Starting with work experience before immigration, the result in Fig. 1 shows that immigrants from the Nordic countries have a positive return to their pre-immigration labour market experience of about 1.2 log points per year of experience, while it is not statistically significantly different from a zero return for immigrants from all the other regions of origin. Since there is a positive return for immigrants coming from the Nordic, but not the rest of the Western countries, the results point to an explanation that emphasises institutional and linguistic distance between societies and labour markets as a reason for why human capital does not easily travel across national borders, rather than the quality argument.

For work experience in Sweden, natives have a return of 0.6 log points on wage, and immigrants of 0.7 log points, with one additional year of work experience in Sweden. The difference between immigrants and natives of 0.1 log points per year is small and statistically non-significant at any conventional level. Though descriptive, the analysis at hand suggests that natives and immigrants increase their wage income on average at the same rate, in line with expectations.

The expectation in the theory section was that the return to immigrants’ pre-immigration work experience should vary between zero and the return for domestic work experience—as human capital should not be valued negatively and at the same time, foreign human capital should not be valued higher than domestic. According to Fig. 1, this expectation held. No region of origin had a statistically significant negative return, and the one region of origin with positive return to foreign work experience, the Nordic, has a return to work experience that is not statistically different from return to domestic experience (p = 0.380 for difference between coefficients).

A note can also be made on the coefficients for migration age and YSM for immigrants (Table S2 in the Supplementary materials). These are the returns to time spent in the country of origin, and Sweden, respectively, that is neither in education nor employment, and are more or less zero. This means that inactive years do not increase wage income, as is assumed by human capital theory, and that a coefficient for a measure of potential work experience in Sweden would have been downward biased because the positive effect of labour market active years would be diluted over the inactive years.

Fig. 1
figure 1

Return to work experience. AME and associated 95% confidence intervals for work before immigration interacted with region of origin, and work in Sweden. Full results in Table S2 in the Supplementary materials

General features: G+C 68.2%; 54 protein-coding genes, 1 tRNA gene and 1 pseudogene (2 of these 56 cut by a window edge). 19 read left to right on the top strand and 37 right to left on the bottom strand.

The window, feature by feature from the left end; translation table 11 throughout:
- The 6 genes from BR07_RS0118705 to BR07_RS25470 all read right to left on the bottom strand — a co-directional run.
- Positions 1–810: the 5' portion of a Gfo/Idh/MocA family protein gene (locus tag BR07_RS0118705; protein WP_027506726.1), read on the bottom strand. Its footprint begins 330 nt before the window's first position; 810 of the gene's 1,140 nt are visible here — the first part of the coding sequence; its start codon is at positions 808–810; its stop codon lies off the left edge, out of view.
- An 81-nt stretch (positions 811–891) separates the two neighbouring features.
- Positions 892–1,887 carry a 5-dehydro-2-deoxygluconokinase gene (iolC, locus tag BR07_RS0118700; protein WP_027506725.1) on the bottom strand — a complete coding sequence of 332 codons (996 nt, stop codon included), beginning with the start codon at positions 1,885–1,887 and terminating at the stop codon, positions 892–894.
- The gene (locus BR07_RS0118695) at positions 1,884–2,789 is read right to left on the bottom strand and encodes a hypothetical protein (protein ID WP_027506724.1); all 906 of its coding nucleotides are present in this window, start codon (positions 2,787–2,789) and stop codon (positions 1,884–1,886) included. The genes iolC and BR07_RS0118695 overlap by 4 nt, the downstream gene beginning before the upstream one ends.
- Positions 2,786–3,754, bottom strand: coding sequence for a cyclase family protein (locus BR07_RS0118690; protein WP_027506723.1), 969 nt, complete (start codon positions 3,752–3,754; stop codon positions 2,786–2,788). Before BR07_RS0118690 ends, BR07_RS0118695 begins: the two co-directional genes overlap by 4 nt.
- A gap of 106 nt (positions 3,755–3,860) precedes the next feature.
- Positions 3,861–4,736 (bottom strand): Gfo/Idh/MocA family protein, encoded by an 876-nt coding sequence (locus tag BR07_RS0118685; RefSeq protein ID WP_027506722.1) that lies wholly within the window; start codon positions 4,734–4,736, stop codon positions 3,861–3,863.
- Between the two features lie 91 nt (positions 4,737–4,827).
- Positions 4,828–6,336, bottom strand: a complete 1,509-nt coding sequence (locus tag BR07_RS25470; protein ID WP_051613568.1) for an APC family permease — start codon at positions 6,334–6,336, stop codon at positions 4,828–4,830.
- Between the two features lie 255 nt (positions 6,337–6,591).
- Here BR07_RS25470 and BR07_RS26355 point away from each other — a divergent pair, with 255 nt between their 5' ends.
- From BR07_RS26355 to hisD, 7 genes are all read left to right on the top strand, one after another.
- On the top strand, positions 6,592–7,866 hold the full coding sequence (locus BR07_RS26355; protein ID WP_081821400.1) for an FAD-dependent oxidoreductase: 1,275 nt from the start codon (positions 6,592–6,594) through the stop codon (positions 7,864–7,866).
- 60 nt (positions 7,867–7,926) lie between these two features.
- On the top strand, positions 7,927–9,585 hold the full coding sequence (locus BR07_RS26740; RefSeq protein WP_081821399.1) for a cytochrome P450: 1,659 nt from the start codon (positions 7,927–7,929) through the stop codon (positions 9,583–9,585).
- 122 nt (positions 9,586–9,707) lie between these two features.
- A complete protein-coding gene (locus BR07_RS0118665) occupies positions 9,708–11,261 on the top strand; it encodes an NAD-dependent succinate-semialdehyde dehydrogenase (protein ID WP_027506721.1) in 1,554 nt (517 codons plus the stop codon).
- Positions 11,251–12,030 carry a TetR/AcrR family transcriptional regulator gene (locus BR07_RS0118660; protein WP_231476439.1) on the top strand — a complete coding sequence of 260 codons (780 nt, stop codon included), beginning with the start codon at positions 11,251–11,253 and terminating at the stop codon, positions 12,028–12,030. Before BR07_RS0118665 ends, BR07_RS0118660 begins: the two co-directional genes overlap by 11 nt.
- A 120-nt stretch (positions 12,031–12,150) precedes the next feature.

As mentioned in the section on regression models and variables, there are possible alternative specifications of the regression model. Specifically, using highest attained education level instead of education years, and excluding the 42 respondents who have a different region of origin and region of first employment. Table S3 in the Supplementary materials displays the return to work experience for work before migration in regions and origin and work in Sweden with these two alternative specifications. In short, there are no substantial differences between the models and the main results presented here.

4.3 Destination-Country Human Capital and Wage Trajectories

The main results in Fig. 1 above showed that natives and immigrants have the same average return to destination-country labour market experience. But this return can have different profiles, with (certain categories of) immigrants getting higher returns early in their careers. This is tested by expanding the basic model with a quadratic expression of work experience in Sweden and interacting it with the categories at hand. As mentioned in the section on analytical strategy, the operationalisation of whether an immigrant acquires human capital specific to the destination country before or with entry into the Swedish labour market is operationalised by dividing the immigrant sample by place of highest education and immigration age, respectively.Footnote 3 Since these categorisations are based on where the respondents spent the first part of their life, they all have the same time spent in work in Sweden, roughly fifteen to sixteen years, with no statistically significant different between the categories.

Figure 2 displays the result in three columns. The first column to the left compares natives and immigrants. The other two columns contain immigrants only, divided by place of education and immigration age, respectively. The top graphs display predicted log wages for each included category at mean values for all other variables and transformed back to SEK for readability, and the bottom graphs are AME for an additional year of work experience in Sweden on log wage.

Fig. 2
figure 2

Wage trajectories for different categories. Predicted outcomes associated with 95% confidence intervals (top row) and AME associated with 95% confidence intervals (bottom row) for a quadratic polynomial of work in Sweden interacted with each category. See Table S4 in the Supplementary materials for full results from OLS regressions